black series bed

The trailer has a good-sized dinette with plush leather seat cushions and an adjustable table that transforms into a second bed (this trailer sleeps three). Strips of Velcro (or the like) would prevent the cushions and bench seat lid from shifting to the floor during transit. The dinette is a pleasant space to work or eat at, as the large Eurovision windows allow plenty of natural light with visual access to the surrounding landscape, while a fly screen keeps bugs out. There are five windows, complete with privacy shades.

black series dinette

The kitchen is outfitted with a plethora of Dometic products, including a fridge/freezer, stainless steel sink, propane-fueled oven, and stovetop. Counterspace is limited; I felt a smaller sink would allow for additional food prep space, although one could arguably prep food at the dinette table as well. Underneath the sink lies a three-stage water filter connected to a 60-gallon polyurethane general water tank, and a 25 gallon stainless steel drinking water tank. Clever that the two are separated, and ensures drinking water is reserved for the backcountry.

black series water filter

For the most part, the HQ19’s ensuite bathroom is a smashing success. A Dometic gravity flush sanitation toilet, large ceramic sink, fiberglass-enclosed shower partitioned with a bifold sliding door, gigantic mirror, and plenty of counter space round out the ensuite, which feels nothing like the cramped RV bathrooms I’ve been in. There is also a hidden 7.7-pound Giantex automatic top-loader washing machine. Hot water is supplied from the 6-gallon Atwood gas system (which also routes to the outdoor shower) and is dumped into a 26-gallon greywater tank. To access the hot water, the shower must run for several minutes, which wasted a lot of water (and promptly filled the greywater tank in no time at all). Note this trailer is suited for three seasons—not four. The water tanks and pipes are located on the trailer’s exterior, without insulation.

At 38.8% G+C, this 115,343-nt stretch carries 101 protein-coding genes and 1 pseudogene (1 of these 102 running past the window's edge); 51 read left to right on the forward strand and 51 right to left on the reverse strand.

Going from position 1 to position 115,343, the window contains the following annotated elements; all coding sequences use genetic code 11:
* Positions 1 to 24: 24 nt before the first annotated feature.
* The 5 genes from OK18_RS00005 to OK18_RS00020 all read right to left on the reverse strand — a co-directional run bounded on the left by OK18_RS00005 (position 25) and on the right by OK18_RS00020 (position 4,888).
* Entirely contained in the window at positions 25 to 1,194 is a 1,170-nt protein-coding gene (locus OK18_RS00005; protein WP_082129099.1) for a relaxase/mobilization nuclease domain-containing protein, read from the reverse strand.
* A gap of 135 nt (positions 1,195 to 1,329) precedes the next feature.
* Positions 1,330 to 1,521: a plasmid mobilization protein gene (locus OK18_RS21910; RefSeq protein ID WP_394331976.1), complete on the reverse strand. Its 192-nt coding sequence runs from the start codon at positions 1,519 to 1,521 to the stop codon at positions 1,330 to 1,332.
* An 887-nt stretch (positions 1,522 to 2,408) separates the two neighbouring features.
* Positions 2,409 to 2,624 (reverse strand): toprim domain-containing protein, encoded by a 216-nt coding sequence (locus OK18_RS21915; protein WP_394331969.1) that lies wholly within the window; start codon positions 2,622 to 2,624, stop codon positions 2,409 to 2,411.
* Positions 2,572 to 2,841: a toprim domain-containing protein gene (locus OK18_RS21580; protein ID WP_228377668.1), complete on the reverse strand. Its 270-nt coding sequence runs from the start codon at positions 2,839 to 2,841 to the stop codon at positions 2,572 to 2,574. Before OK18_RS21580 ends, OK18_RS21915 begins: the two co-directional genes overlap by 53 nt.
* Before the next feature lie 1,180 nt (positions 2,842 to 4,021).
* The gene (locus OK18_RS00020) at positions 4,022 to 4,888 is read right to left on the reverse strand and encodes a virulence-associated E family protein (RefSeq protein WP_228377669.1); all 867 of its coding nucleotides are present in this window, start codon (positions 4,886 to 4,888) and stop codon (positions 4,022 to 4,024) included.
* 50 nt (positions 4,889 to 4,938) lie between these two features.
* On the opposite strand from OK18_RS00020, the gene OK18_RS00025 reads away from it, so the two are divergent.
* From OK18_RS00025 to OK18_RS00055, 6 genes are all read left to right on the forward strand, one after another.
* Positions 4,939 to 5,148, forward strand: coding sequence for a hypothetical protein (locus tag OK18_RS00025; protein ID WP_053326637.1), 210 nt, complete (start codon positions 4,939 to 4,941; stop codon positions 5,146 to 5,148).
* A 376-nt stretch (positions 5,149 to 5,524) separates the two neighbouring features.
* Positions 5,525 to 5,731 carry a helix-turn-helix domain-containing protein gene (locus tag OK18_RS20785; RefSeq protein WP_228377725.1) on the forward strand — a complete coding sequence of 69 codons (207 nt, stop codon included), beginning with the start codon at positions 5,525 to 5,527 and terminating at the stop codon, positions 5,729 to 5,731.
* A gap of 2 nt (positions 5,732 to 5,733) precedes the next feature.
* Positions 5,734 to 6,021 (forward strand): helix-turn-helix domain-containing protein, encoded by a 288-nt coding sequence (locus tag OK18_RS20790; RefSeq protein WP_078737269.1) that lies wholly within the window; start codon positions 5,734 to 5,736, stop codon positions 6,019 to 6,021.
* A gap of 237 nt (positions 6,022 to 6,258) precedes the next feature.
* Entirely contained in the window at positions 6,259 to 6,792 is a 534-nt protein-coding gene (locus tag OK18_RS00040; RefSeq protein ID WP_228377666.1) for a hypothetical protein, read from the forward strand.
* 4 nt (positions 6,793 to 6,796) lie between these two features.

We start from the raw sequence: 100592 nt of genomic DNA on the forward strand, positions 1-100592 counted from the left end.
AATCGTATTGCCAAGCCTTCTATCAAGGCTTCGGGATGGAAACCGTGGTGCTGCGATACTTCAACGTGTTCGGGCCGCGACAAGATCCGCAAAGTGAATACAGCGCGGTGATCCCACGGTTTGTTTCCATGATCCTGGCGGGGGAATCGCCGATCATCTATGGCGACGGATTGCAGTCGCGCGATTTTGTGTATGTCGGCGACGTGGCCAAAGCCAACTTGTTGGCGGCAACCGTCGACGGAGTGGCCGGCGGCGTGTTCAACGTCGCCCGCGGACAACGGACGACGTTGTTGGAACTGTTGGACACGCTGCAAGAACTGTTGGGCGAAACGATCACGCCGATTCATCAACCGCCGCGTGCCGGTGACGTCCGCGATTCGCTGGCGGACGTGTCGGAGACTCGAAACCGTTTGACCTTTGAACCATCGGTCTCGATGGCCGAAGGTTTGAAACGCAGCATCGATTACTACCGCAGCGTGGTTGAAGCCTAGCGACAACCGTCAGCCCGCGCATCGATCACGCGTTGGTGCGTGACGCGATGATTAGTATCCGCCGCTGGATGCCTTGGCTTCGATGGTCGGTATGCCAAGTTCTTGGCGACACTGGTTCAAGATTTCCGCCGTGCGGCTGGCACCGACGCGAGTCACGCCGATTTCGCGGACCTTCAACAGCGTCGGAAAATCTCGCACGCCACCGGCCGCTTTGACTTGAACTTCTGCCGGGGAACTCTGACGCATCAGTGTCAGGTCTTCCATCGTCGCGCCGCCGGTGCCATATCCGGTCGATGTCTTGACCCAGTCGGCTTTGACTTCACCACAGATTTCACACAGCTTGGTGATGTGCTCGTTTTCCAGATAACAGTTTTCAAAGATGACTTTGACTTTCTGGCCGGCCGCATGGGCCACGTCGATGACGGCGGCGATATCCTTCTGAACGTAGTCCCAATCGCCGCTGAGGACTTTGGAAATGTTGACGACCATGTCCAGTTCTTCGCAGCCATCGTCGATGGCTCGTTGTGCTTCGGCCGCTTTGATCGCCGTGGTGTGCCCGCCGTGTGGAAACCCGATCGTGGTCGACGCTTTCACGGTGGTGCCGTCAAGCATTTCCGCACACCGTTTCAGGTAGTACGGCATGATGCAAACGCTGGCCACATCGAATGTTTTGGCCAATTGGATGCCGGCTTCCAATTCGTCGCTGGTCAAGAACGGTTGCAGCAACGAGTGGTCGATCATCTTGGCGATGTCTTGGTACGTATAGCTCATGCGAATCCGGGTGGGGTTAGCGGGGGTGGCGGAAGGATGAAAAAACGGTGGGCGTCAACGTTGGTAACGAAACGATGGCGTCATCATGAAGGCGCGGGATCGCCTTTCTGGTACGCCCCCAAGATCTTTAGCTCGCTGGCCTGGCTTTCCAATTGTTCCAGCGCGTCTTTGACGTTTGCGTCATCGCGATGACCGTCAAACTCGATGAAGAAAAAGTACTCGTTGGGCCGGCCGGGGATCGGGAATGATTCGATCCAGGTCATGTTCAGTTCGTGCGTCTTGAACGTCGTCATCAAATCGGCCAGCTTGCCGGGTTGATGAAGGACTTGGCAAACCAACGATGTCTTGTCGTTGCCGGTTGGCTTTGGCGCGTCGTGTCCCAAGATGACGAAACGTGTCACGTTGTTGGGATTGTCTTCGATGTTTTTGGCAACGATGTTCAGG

black series bathroomblack series washing machine

Appliances run off propane, diesel, a generator, or the 120-volt electrical system with a 2,000-watt Black Series pure sine wave inverter. The four AGM 100 Ah gel batteries are charged by four 150-watt solar panels which sit atop the roof. A Dometic Penguin II unit cools the air, while a diesel air heater warms the space. The heater and hot water control panel are in an inconvenient location near the ground to the left of the bed.

black series solar

black series control panel